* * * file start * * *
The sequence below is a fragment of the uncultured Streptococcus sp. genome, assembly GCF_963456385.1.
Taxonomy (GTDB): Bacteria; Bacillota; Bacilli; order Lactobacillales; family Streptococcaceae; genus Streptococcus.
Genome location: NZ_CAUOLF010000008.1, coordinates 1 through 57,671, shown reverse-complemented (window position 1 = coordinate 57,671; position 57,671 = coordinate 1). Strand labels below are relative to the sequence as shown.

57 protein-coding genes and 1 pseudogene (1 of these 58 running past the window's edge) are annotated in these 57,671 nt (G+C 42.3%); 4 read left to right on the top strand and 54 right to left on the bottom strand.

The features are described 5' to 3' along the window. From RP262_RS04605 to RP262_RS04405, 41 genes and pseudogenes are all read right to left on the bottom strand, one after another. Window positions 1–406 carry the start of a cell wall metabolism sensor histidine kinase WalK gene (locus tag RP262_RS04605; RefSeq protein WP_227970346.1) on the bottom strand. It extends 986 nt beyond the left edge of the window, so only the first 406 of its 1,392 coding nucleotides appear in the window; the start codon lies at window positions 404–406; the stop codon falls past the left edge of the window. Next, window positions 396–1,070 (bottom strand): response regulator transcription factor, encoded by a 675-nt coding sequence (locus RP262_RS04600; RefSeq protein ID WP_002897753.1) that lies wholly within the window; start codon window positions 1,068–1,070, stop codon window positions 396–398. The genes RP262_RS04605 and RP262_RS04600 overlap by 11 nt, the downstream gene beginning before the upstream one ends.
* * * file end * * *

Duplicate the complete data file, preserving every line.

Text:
The sequence below is a fragment of the uncultured Streptococcus sp. genome, assembly GCF_963456385.1.
Taxonomy (GTDB): Bacteria; Bacillota; Bacilli; order Lactobacillales; family Streptococcaceae; genus Streptococcus.
Genome location: NZ_CAUOLF010000008.1, coordinates 1 through 57,671, shown reverse-complemented (window position 1 = coordinate 57,671; position 57,671 = coordinate 1). Strand labels below are relative to the sequence as shown.

57 protein-coding genes and 1 pseudogene (1 of these 58 running past the window's edge) are annotated in these 57,671 nt (G+C 42.3%); 4 read left to right on the top strand and 54 right to left on the bottom strand.

The features are described 5' to 3' along the window. From RP262_RS04605 to RP262_RS04405, 41 genes and pseudogenes are all read right to left on the bottom strand, one after another. Window positions 1–406 carry the start of a cell wall metabolism sensor histidine kinase WalK gene (locus tag RP262_RS04605; RefSeq protein WP_227970346.1) on the bottom strand. It extends 986 nt beyond the left edge of the window, so only the first 406 of its 1,392 coding nucleotides appear in the window; the start codon lies at window positions 404–406; the stop codon falls past the left edge of the window. Next, window positions 396–1,070 (bottom strand): response regulator transcription factor, encoded by a 675-nt coding sequence (locus RP262_RS04600; RefSeq protein ID WP_002897753.1) that lies wholly within the window; start codon window positions 1,068–1,070, stop codon window positions 396–398. The genes RP262_RS04605 and RP262_RS04600 overlap by 11 nt, the downstream gene beginning before the upstream one ends.